for the wind and the weather.

When Through The Bright October Leaves

When Through The Bright October Leaves

When through the bright October leaves,
the west wind trails a misty rain,
though now your way by dim light weaves,
the jewel lamps are lit again.

Watch on hills first snows sweep to fall,
hear flakes tap on your window pane.
Love may still warm you like a shawl,
for what you pine you may yet gain.

Leaves of gold, of silver grey,
of yellow, bronze and copper red,
on straining branches fret and stray,
you need not grieve, though summer’s fled.

Now Robin Hood he loved a maid,
more fair than words from poet’s pen.
He met her in a woodland glade,
the archer led her to his den.

Enchanter of mountain pine,
of willow, birch and forest oak,
will fill your cup with autumn wine,
leave you to wear your winter cloak.

The Ballad of John Barleycorn and Annabel Lee

The Ballad of John Barleycorn and Annabel Lee

John Barleycorn, when will your harvest be done?
So long at work, even for a good countryman.
John Barleycorn, when will your harvest be done?
So late in the fields, far from me, my countryman.

Our daughter, Mary, weaves a shawl by lamp light,
our son, Giles, drinks in the inn with the shepherd men.
From far waters, I watched flocks of geese in flight.
John Barleycorn, when are you coming home again?

I was a quiet, homely maid when we met.
You’re the man come to court me, silent even then.
We walked in the dawn, the grass with dew still wet.
John Barleycorn, when are you coming home again?

So called the countryman’s wife, Annabel Lee.
Her long hair and shawl blowing in the harvest breeze.
He put down his hoe, to her he turned to see.
John Barleycorn come walking home beneath the trees.

Annabel Lee, now my harvest work is done.
I left my plough in the field by the cherry tree.
Annabel Lee, seeds may fry brown in the sun,
my mouth warm and dry, like the cider you gave me.

Annabel Lee, the sheaves stand high in my cart,
now here I am beside you, come walk home with me.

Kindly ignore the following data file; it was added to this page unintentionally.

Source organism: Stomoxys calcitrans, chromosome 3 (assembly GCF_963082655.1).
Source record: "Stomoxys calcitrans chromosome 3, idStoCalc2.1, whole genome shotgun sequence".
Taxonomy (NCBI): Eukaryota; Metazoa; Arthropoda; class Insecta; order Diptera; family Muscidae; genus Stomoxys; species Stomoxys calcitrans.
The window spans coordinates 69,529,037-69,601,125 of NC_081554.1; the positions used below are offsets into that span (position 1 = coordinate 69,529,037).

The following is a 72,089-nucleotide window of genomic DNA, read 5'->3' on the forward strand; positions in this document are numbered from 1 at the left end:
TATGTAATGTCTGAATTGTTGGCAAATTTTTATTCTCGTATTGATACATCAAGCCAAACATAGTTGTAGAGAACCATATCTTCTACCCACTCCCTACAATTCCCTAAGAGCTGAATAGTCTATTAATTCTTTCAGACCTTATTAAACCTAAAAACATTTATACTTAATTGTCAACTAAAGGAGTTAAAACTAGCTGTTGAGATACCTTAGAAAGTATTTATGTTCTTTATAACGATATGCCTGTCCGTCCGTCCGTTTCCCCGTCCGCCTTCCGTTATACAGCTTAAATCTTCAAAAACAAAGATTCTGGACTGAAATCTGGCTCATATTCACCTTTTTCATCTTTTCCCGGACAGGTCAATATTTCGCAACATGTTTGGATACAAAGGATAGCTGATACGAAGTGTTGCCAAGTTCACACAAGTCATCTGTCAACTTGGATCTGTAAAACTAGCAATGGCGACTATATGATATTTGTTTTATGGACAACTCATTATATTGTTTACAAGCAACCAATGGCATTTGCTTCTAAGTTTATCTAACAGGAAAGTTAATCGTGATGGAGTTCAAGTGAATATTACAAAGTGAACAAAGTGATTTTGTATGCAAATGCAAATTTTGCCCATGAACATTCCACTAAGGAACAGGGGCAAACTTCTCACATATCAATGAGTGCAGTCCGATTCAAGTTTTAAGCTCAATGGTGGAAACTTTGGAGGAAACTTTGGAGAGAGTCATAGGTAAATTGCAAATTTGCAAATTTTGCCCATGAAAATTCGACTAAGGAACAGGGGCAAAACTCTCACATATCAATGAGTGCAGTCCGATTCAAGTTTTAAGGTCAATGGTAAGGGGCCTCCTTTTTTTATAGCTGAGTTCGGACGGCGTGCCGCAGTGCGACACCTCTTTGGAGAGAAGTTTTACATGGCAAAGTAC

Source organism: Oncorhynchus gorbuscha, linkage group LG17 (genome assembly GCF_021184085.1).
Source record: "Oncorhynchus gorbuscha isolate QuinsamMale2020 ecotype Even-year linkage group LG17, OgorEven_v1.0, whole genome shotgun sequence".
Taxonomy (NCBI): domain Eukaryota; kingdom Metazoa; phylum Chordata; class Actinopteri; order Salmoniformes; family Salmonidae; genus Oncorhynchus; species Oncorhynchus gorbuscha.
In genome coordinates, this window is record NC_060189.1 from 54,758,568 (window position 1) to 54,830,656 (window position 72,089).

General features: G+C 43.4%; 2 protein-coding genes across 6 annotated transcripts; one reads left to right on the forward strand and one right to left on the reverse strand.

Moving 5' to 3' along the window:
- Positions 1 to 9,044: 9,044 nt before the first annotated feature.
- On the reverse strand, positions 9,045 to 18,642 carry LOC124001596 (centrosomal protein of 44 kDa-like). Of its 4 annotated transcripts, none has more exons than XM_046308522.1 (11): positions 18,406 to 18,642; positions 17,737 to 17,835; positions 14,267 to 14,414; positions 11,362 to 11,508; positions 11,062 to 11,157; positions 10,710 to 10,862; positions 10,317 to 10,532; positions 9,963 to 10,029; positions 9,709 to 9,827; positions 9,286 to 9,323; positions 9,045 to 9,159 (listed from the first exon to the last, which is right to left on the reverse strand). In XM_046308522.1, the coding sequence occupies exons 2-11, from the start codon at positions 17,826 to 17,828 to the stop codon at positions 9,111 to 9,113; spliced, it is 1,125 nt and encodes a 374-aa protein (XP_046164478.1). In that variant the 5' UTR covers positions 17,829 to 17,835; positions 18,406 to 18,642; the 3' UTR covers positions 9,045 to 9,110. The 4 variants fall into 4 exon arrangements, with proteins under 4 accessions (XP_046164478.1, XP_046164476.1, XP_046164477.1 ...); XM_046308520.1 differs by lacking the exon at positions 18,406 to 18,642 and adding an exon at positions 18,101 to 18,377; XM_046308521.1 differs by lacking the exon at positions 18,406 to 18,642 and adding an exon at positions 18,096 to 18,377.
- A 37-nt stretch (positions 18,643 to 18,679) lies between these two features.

Annabel Lee, you wore a hood round your heart,
you lived in a cottage in a coombe by the sea.

Annabel Lee, help me remember first days,
ballads I sang for you while you made apple pie.
Annabel Lee, I know your holy wife ways,
with you by me, summer will never leave the sky.

Annabel Lee, like a linnet on a reed,
you sing in the dawn and dance in the woods for me.
Annabel Lee, I’m your Tom Appleseed,
when we fill baskets with fruit from the orchard tree.

John Barleycorn, home now your harvest is done.
So hard you work, even for a good countryman.
John Barleycorn, home now your harvest is done.
Stars shine on the fields, come to me, my countryman.

Mind You Take Care

Mind You Take Care

I fiddle round with chords
with my finger and my thumb.
A squirrel’s acorn hoards,
like my bag of songs to strum.
I hear a hurdy-gurdy
and viola in the air.
Mind you take care.

Attend to lute and lyre,
hear the poet speak the lines,
saved from wreck and fire,
savour them like summer wines.
Some hearts are like a desert,
lost of all they had to share.
Mind you take care.

It’s not just you,
it’s all of us,
scattered fragments everywhere.
Mind you take care.

O, Saint Columba,
let us sail our boats to your shore.
O, Saint Columba,
may we see angels at your door.

Now where did that prayer come from?
Was it waiting way out there?
Mind you take care.

Words are drawn out from me
and they fall like parachutes
or leaves from my self tree,
memory gathers round my roots.
My song is barely woven
when a wind begins to stir.
Mind you take care.